While in Vancouver, Lamu and I, took every opportunity to sample the local Chinese cuisine as well. We had some delicious dimsum at Kirin in downtown Vancouver. [http://www.kirinrestaurants.com/] I know that puerh tea is often served with dimsum in Hong Kong restaurants, but I have not experienced it first hand. The dimsum restaurants in Seattle do not offer it as an option. I have been curious how puerh is prepared in a restaurant setting. I asked the waiter if we could have puerh tea with our meal and he said of course. Then walking to the kitchen he yelled “POLAAAAAY!!”. I was confused for a minute until I remembered that puerh tea is called “Po Li” in Hong Kong.
Simple and efficient Hong Kong restaurant style puerh © Crimson Lotus Tea 2013
The Po Li/Puerh tea arrived quickly in a simple white porcelain British style teapot. There were very few leaves inside. The waiter said they only use about a single tablespoon of loose leaf puerh per pot. He had no clue about the age of the puerh, or which factory it might have come from. It was definitely a Shou Puerh. I tried some and it was a very light brew. It tasted like puerh brewed gongfu style after a lot of steepings. However each subsequent cup I poured was darker and darker until the end of the pot that revealed the rich deep earthy puerh flavor I love so much. I was pretty surprised at that. It was like doing it the gongfu way in reverse. I found the experience quite enjoyable. I will certainly be experimenting with that method of brewing puerh at home. It’s really amazing to me how much flavor you can get out of so few puerh leaves. Puerh can be so generous.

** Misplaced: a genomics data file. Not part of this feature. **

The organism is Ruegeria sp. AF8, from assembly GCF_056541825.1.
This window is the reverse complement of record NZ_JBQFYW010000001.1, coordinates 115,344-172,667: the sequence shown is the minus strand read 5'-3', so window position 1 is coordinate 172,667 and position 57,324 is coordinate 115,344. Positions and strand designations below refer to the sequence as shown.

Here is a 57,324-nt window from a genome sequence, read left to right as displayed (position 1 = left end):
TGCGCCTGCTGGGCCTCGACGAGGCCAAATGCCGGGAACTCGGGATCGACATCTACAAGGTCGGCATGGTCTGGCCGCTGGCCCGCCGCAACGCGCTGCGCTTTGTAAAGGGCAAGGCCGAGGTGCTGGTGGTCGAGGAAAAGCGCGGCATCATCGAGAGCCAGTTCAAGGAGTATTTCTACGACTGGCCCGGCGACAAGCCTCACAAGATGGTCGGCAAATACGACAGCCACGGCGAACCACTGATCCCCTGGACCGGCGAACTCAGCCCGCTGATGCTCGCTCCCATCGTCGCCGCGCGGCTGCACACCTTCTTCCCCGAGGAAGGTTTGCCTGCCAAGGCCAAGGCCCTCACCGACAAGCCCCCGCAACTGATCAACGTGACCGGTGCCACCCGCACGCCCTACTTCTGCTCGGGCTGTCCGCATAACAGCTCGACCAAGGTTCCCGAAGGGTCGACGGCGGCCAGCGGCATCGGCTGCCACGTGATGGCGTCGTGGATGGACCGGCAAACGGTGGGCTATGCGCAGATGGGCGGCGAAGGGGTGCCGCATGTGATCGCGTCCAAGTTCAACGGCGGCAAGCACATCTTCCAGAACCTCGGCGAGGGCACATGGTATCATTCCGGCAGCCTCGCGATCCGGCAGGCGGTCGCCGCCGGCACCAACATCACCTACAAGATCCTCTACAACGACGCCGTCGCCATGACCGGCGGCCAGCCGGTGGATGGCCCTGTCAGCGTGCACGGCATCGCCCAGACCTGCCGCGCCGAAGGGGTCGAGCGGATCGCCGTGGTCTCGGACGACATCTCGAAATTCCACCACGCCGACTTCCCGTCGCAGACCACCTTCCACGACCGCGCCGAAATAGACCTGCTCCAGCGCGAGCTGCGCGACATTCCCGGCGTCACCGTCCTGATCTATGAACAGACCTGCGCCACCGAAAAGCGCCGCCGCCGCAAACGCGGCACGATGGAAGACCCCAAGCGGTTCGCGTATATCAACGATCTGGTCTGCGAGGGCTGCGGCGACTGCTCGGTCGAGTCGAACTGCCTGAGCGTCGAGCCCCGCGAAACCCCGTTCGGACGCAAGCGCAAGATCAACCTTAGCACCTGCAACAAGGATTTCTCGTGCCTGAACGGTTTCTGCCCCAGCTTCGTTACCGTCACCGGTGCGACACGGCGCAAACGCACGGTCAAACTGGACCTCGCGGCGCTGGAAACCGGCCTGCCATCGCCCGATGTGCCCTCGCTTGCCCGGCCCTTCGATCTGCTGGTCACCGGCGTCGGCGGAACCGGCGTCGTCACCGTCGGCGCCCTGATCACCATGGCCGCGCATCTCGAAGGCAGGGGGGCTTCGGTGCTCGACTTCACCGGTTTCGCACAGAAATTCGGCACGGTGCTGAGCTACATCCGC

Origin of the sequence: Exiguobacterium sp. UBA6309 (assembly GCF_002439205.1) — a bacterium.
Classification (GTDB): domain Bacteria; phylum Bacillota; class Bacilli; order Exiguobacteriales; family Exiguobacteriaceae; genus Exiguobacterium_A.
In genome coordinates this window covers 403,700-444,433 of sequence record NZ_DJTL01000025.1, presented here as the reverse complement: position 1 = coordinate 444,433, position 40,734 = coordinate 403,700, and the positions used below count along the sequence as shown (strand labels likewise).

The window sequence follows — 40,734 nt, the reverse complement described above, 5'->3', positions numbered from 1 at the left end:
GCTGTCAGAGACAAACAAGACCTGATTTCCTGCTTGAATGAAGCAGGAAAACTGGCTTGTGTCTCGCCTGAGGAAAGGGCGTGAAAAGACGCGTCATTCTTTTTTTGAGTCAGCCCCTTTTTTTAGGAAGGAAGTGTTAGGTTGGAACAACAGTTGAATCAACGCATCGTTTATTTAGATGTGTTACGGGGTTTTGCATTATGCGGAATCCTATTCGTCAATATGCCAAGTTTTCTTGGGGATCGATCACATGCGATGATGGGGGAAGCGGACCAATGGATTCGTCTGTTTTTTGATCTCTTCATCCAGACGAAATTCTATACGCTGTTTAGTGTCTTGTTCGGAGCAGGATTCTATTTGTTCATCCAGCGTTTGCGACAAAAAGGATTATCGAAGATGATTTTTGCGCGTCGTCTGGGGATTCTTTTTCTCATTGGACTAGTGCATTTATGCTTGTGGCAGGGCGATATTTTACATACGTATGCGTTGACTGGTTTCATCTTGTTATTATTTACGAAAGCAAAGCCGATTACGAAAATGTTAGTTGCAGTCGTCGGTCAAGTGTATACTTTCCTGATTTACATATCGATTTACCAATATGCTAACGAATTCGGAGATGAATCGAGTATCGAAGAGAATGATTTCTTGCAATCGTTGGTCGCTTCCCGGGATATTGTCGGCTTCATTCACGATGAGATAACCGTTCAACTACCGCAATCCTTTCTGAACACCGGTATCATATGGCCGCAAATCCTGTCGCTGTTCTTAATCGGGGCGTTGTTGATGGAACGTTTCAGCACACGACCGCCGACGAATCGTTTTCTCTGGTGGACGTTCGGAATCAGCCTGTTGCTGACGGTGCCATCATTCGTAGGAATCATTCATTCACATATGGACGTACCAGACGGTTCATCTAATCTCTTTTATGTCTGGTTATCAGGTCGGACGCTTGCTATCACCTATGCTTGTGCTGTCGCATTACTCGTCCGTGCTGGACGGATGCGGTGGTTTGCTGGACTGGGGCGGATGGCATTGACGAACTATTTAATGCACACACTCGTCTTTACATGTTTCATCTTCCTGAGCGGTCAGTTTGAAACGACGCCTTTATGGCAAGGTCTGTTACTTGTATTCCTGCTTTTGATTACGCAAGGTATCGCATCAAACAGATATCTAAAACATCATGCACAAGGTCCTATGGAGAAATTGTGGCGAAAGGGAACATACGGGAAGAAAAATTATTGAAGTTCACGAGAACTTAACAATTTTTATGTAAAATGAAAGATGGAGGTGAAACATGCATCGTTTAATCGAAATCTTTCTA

After Lamu and I had explored as much of Chinatown as we had the energy for and had collected a large box of assorted humbow to eat while waiting in the border lines we began the southerly journey back to the good ol’ United States. We were happy with the weekend and the tea experiences we were offered and feeling good about the trip. Then we got to the border and our Uncle Sam Approved Certified Assured No Problems Re-Entry documents were denied. As it turns out the Canadian side was right, and the border guard on the US side gave us some really bad advice. The paperwork we had was certainly NOT sufficient for re-entry into the US. After some discussion the guard said with a smirk “Well, we’re not going to deport your wife today!” Then he sent us inside to await their decision.
After some waiting, and talking, and explaining, and re-explaining, and cajoling, and fingerprinting, and background checking, and humbow eating we were allowed re-entry into the United States. It was a good thing we had some good Chinese food to eat while we were waiting. I have now spent a decent amount of time in immigration offices on both sides of the border, and I have to say that the Canadian side is much nicer; especially the restrooms. Why is that? Anyway, bullet dodged, Lamu was allowed to return home with me. As we approached home we were talking about the adventure and the poor advice given to us by the misinformed government agent and we realized that had he been properly informed we wouldn’t have gone to Canada and would have missed out on a fantastic weekend of tea. So Mr Misinformed Border Guard, we thank you!